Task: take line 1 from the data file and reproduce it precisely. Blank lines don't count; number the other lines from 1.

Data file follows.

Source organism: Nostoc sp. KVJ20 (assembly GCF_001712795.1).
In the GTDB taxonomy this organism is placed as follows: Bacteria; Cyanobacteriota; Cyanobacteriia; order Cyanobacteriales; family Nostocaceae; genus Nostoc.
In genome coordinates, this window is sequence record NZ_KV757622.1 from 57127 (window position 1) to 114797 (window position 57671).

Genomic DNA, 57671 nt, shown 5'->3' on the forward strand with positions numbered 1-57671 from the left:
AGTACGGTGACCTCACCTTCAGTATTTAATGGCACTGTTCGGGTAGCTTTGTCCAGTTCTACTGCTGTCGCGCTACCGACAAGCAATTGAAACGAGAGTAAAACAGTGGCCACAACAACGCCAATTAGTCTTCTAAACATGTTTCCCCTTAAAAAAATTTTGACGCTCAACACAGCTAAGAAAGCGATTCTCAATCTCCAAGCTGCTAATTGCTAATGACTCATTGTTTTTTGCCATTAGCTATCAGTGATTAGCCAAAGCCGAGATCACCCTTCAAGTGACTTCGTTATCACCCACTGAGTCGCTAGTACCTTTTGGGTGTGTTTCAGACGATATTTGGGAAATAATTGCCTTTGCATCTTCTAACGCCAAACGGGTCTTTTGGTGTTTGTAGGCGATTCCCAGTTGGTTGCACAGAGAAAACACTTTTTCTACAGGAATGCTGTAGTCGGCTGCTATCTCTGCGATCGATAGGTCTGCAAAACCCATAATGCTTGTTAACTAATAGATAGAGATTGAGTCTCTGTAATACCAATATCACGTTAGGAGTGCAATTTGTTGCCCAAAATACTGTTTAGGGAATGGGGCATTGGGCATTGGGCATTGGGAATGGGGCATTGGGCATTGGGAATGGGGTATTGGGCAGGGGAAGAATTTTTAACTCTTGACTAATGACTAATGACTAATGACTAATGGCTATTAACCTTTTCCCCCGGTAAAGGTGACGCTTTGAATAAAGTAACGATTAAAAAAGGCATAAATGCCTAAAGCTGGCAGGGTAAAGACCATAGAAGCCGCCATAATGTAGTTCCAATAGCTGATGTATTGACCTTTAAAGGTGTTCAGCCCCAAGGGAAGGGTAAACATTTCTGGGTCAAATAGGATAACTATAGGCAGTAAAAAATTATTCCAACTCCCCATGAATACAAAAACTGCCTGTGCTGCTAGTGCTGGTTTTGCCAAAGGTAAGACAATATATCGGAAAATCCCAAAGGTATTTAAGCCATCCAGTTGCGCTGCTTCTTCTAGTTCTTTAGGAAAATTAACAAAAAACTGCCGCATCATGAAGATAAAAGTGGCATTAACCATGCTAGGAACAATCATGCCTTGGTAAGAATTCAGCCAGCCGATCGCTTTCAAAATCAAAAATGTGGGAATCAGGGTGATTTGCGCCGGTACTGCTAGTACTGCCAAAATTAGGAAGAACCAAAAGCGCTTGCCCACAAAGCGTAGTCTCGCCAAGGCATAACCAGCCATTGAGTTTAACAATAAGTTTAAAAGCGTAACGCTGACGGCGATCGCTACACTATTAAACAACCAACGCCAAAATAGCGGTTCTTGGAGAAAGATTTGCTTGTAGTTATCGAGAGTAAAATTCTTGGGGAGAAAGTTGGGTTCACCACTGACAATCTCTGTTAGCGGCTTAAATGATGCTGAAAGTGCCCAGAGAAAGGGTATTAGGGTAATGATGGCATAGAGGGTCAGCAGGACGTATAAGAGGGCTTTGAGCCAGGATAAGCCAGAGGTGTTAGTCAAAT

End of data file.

Source organism: Nostoc sp. KVJ20 (assembly GCF_001712795.1).